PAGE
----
Consumers are not taking the opportunity to switch to a more efficient fuel

26 february 2016 |

The online magazine has published an article penned by the Analytical Center's expert Alexander Amiragyan and titled Development of the Fuel Gas Market in Russia: Progress and Problems so Far. According to the expert, it has now been three years since the state began to actively support the fuel gas market. In this time, regulation of maximum retail prices for fuel gas has been cancelled; a program is now being implemented to purchase gas fuel motor vehicles and equipment for utility companies in major cities, under which regions have been getting federal subsidies on the annual basis. However, these measures have failed to produce tangible results in the industry’s statutory regulations.

Alexander Amiragyan
Alexander Amiragyan
Department for Fuel and Energy Sector

Compressed natural gas (CNG) has a number of advantages over gasoline and diesel fuel (the most important of which are a lower price and lower emissions), which should make it possible for it to be used more, especially in public transport. In addition to the underdeveloped refueling infrastructure, the main obstacle to wider adoption of CNG as a fuel is the high cost of fuel gas vehicles and of the equipment that allows vehicles with gasoline or diesel engines to use CNG as fuel. To boost the development of the fuel gas industry, all interested parties must take an active part: oil and gas companies should be building CNG filling stations for motor vehicles, the state should subsidize the purchase of fuel-gas public transport vehicles through regional governments while automakers should expand the range of vehicles that run on CNG.

Currently, CNG filling stations are utilized at 20-30% of their maximum capacity; in other words, consumers are not switching to the more efficient fuel.

An important role in promoting gas fuel was played by a meeting chaired by Russian President Vladimir Putin in May 2013, after which a number of instructions and resolutions were issued. In June 2013, the 2020 targets were set for the partial replacement of public transport and utility equipment in major cities (with populations of 100 thousand of more) with vehicles and equipment running on fuel gas.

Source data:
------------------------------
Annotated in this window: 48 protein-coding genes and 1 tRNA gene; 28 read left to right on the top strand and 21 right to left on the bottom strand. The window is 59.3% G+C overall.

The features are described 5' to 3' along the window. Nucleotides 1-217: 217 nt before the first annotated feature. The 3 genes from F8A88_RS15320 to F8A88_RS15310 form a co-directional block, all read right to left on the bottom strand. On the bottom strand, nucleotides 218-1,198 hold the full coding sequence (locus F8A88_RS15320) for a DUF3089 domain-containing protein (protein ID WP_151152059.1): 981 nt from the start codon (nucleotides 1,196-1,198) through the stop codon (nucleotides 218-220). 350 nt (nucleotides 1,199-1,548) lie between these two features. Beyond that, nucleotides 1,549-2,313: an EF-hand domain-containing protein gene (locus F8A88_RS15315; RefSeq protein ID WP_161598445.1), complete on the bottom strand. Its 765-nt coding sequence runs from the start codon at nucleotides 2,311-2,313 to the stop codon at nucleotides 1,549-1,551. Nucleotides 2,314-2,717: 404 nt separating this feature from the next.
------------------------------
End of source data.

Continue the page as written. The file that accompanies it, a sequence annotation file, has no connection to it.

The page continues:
Oil and gas companies have become more active too. The Ministry of Energy of the Russian Federation was put in charge of hitting the targets. The funding in the sum of RUB 3.8 billion in 2014 and RUB 3.0 billion in 2015 that was provided by the Ministry of Trade and Industry was used to purchase almost 4,000 fuel gas vehicles.  The bulk of the money went to Volga and North Caucasus regions, and in 2015 subsidies were also given to the Crimean Federal District. In 2016, the Ministry of Trade and Industry plans to spend about RUB 3 billion on the promotion of fuel gas. It is now difficult to assess the effectiveness of these subsidies, which should be measured in the amount of money local treasuries and operators of motor vehicles save on fuel. The problem is lack of data at this point, including data on the increase in the consumption of fuel gas.

One of the main obstacles holding back the development of the refueling infrastructure is that currently CNG filling stations are classified as dangerous industrial installations. This means that special licenses need to be obtained to build them and very strict requirements have to be met when choosing locations and running them. In early 2015, a bill was drafted to end the classification of CNG filling stations as dangerous industrial installations (classification of gasoline and diesel fuel filling stations as dangerous industrial installations was ended in 2011) to avoid the extra costs and time needed to build them. 

For more, see the article.